The good news is that strategic thinking is a teachable skill. In our BSC Certification courses, we begin by teaching the basic semantics of strategy. At first, students mechanically append or replace the “task” language that most are comfortable with (we need to develop a new service by milestone x) with language that reflects a higher level objective (we want to improve the customer experience; the development of a new services is one option for accomplishing that). Over time, mechanical semantics evolve into an instinct for intuitively thinking about the strategic context. As students change the way they think about strategy and action, critical thinking skills improve as well (e.g. if we are trying to improve the customer experience, is a new service really the best way to do it?). The transition for many teams from always focusing on tactics and actions to always starting with the big picture and working down can be quite profound.

For more about how to improve strategic thinking in your organization, see our Balanced Scorecard Certification Program or The Institute Way: Simplify Strategic Planning and Management with the Balanced Scorecard.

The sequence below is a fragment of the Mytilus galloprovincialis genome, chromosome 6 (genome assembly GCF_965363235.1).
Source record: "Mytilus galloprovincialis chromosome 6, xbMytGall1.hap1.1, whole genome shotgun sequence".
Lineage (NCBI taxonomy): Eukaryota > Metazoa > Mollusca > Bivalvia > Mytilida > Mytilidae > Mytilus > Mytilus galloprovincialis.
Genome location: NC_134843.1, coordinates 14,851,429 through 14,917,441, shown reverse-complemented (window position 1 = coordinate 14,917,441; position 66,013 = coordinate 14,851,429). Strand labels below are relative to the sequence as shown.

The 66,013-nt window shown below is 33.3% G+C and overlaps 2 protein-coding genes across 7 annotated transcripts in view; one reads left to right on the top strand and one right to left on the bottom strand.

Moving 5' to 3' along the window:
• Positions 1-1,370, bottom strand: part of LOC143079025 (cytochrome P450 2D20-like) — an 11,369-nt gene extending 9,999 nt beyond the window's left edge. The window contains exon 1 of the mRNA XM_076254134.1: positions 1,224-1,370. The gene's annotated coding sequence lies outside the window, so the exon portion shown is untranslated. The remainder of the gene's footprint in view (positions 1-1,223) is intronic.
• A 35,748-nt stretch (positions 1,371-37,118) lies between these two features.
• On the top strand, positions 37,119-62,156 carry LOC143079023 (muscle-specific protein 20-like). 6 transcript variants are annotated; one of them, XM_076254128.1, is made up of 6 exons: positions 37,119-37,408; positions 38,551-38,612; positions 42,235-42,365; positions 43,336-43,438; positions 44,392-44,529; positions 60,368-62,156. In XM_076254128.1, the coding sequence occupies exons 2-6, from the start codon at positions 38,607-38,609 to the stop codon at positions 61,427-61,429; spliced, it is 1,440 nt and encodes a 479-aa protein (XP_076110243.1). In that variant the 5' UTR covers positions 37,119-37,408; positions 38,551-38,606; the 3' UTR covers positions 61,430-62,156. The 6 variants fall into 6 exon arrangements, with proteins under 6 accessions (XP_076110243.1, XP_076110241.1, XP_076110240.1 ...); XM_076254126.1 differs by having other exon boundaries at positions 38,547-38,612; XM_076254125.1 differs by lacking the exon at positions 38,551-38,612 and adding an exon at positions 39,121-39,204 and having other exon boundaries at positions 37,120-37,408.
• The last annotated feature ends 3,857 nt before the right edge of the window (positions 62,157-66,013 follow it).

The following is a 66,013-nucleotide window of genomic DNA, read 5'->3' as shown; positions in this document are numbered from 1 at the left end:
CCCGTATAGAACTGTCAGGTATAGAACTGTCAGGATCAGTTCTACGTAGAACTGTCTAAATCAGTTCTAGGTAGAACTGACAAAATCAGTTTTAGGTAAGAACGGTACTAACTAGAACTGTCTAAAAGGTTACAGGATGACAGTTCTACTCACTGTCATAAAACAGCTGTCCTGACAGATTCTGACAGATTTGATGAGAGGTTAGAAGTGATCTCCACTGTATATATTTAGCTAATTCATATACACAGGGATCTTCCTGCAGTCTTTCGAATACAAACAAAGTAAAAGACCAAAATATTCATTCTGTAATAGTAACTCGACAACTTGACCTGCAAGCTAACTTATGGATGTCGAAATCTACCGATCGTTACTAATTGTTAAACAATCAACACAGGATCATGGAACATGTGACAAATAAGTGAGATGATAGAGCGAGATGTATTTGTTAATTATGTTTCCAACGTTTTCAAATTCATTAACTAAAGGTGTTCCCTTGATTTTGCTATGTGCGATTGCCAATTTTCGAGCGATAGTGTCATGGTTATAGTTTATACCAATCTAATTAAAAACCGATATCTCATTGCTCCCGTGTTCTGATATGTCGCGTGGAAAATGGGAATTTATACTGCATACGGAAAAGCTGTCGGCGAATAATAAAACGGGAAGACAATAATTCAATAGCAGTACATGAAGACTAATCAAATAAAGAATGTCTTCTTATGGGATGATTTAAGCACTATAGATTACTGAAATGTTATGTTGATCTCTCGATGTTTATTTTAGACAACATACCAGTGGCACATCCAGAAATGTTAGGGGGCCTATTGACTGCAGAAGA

Gail Stout Perry Gail Stout Perry

Gail is co-author of The Institute Way. With a career spanning over 30 years of strategic planning and performance management consulting with corporate, nonprofit, and government organizations, she enjoys speaking, training, and writing, sharing her experience with others. She currently is the Chief Strategy Officer and VP Americas for Corporater.

Don’t Be THAT Guy!

By Gail Stout Perry

May 15, 2014 14259 Views 0 Comments FacebookTwitterLinkedInGoogle Plus
A very distraught woman (we’ll refer to her as Vera) recently called the Balanced Scorecard Institute office in panic.

Vera:  “Hello?  I need those flags.  Can you please overnight the flags to me?  It’s urgent!”  

Us:  “Excuse me?  I think you may have the wrong number?”

Vera:  “Isn’t this the Balanced Scorecard Institute?”

Us:  “Yes, ma’am.  But we don’t sell flags.”

Vera:  “Yes, you do.  My boss said so.”

Us: “Ummmmm….could you elaborate?”